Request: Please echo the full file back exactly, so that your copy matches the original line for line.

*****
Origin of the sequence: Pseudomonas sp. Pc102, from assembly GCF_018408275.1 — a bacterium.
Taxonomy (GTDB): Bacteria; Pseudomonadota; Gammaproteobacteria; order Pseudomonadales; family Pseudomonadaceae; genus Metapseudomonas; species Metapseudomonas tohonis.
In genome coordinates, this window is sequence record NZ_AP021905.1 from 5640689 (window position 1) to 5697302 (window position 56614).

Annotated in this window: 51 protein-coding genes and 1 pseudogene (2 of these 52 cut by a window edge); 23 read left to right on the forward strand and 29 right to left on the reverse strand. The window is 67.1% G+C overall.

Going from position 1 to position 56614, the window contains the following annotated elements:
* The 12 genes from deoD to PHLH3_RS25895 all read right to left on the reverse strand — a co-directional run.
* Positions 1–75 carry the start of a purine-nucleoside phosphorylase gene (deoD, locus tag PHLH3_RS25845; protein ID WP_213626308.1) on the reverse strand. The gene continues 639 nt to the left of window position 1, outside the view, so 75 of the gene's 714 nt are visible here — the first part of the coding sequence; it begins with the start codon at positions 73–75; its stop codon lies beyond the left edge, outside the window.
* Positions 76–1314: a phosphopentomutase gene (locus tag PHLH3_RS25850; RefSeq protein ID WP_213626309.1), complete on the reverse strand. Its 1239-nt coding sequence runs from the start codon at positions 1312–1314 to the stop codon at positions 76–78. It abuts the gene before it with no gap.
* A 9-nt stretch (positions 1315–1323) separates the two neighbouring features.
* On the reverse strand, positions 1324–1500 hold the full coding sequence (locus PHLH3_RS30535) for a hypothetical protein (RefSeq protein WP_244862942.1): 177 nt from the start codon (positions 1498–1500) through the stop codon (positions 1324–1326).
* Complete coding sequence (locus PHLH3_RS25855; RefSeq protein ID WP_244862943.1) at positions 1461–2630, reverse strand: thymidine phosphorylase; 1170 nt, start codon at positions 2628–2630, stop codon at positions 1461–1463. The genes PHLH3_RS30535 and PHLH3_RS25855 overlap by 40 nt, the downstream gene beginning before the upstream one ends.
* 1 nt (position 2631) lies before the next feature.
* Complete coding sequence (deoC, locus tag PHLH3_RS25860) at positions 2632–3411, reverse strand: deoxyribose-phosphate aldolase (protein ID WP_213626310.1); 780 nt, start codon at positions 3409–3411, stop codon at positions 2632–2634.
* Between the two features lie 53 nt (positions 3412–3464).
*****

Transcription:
Origin of the sequence: Pseudomonas sp. Pc102, from assembly GCF_018408275.1 — a bacterium.
Taxonomy (GTDB): Bacteria; Pseudomonadota; Gammaproteobacteria; order Pseudomonadales; family Pseudomonadaceae; genus Metapseudomonas; species Metapseudomonas tohonis.
In genome coordinates, this window is sequence record NZ_AP021905.1 from 5640689 (window position 1) to 5697302 (window position 56614).

Annotated in this window: 51 protein-coding genes and 1 pseudogene (2 of these 52 cut by a window edge); 23 read left to right on the forward strand and 29 right to left on the reverse strand. The window is 67.1% G+C overall.

Going from position 1 to position 56614, the window contains the following annotated elements:
* The 12 genes from deoD to PHLH3_RS25895 all read right to left on the reverse strand — a co-directional run.
* Positions 1–75 carry the start of a purine-nucleoside phosphorylase gene (deoD, locus tag PHLH3_RS25845; protein ID WP_213626308.1) on the reverse strand. The gene continues 639 nt to the left of window position 1, outside the view, so 75 of the gene's 714 nt are visible here — the first part of the coding sequence; it begins with the start codon at positions 73–75; its stop codon lies beyond the left edge, outside the window.
* Positions 76–1314: a phosphopentomutase gene (locus tag PHLH3_RS25850; RefSeq protein ID WP_213626309.1), complete on the reverse strand. Its 1239-nt coding sequence runs from the start codon at positions 1312–1314 to the stop codon at positions 76–78. It abuts the gene before it with no gap.
* A 9-nt stretch (positions 1315–1323) separates the two neighbouring features.
* On the reverse strand, positions 1324–1500 hold the full coding sequence (locus PHLH3_RS30535) for a hypothetical protein (RefSeq protein WP_244862942.1): 177 nt from the start codon (positions 1498–1500) through the stop codon (positions 1324–1326).
* Complete coding sequence (locus PHLH3_RS25855; RefSeq protein ID WP_244862943.1) at positions 1461–2630, reverse strand: thymidine phosphorylase; 1170 nt, start codon at positions 2628–2630, stop codon at positions 1461–1463. The genes PHLH3_RS30535 and PHLH3_RS25855 overlap by 40 nt, the downstream gene beginning before the upstream one ends.
* 1 nt (position 2631) lies before the next feature.
* Complete coding sequence (deoC, locus tag PHLH3_RS25860) at positions 2632–3411, reverse strand: deoxyribose-phosphate aldolase (protein ID WP_213626310.1); 780 nt, start codon at positions 3409–3411, stop codon at positions 2632–2634.
* Between the two features lie 53 nt (positions 3412–3464).